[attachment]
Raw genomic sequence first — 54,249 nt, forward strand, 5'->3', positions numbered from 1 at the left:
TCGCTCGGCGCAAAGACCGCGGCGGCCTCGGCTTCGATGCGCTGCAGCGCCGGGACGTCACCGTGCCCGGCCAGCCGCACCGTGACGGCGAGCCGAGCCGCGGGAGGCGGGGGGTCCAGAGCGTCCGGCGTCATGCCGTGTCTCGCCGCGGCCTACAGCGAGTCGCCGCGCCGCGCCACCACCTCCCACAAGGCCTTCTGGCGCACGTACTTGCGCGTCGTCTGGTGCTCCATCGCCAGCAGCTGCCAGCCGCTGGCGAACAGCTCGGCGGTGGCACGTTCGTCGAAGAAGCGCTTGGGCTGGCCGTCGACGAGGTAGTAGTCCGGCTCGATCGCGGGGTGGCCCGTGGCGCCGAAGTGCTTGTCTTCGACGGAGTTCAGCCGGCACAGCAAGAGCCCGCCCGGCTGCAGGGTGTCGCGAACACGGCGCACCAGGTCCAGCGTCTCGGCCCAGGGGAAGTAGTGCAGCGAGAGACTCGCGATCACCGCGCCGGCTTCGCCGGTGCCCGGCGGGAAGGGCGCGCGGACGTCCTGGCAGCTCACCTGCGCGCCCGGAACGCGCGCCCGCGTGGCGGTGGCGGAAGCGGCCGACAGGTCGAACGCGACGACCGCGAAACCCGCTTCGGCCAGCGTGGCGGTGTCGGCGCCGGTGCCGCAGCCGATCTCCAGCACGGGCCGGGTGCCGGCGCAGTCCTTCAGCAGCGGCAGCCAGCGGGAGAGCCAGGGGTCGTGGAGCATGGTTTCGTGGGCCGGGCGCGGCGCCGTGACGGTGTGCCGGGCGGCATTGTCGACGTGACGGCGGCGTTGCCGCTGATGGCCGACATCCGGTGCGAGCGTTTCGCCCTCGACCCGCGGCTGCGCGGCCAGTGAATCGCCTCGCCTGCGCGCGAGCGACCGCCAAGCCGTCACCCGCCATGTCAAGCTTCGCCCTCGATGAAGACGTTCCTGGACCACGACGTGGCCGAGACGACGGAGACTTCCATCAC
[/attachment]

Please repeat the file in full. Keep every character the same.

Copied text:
Raw genomic sequence first — 54,249 nt, forward strand, 5'->3', positions numbered from 1 at the left:
TCGCTCGGCGCAAAGACCGCGGCGGCCTCGGCTTCGATGCGCTGCAGCGCCGGGACGTCACCGTGCCCGGCCAGCCGCACCGTGACGGCGAGCCGAGCCGCGGGAGGCGGGGGGTCCAGAGCGTCCGGCGTCATGCCGTGTCTCGCCGCGGCCTACAGCGAGTCGCCGCGCCGCGCCACCACCTCCCACAAGGCCTTCTGGCGCACGTACTTGCGCGTCGTCTGGTGCTCCATCGCCAGCAGCTGCCAGCCGCTGGCGAACAGCTCGGCGGTGGCACGTTCGTCGAAGAAGCGCTTGGGCTGGCCGTCGACGAGGTAGTAGTCCGGCTCGATCGCGGGGTGGCCCGTGGCGCCGAAGTGCTTGTCTTCGACGGAGTTCAGCCGGCACAGCAAGAGCCCGCCCGGCTGCAGGGTGTCGCGAACACGGCGCACCAGGTCCAGCGTCTCGGCCCAGGGGAAGTAGTGCAGCGAGAGACTCGCGATCACCGCGCCGGCTTCGCCGGTGCCCGGCGGGAAGGGCGCGCGGACGTCCTGGCAGCTCACCTGCGCGCCCGGAACGCGCGCCCGCGTGGCGGTGGCGGAAGCGGCCGACAGGTCGAACGCGACGACCGCGAAACCCGCTTCGGCCAGCGTGGCGGTGTCGGCGCCGGTGCCGCAGCCGATCTCCAGCACGGGCCGGGTGCCGGCGCAGTCCTTCAGCAGCGGCAGCCAGCGGGAGAGCCAGGGGTCGTGGAGCATGGTTTCGTGGGCCGGGCGCGGCGCCGTGACGGTGTGCCGGGCGGCATTGTCGACGTGACGGCGGCGTTGCCGCTGATGGCCGACATCCGGTGCGAGCGTTTCGCCCTCGACCCGCGGCTGCGCGGCCAGTGAATCGCCTCGCCTGCGCGCGAGCGACCGCCAAGCCGTCACCCGCCATGTCAAGCTTCGCCCTCGATGAAGACGTTCCTGGACCACGACGTGGCCGAGACGACGGAGACTTCCATCAC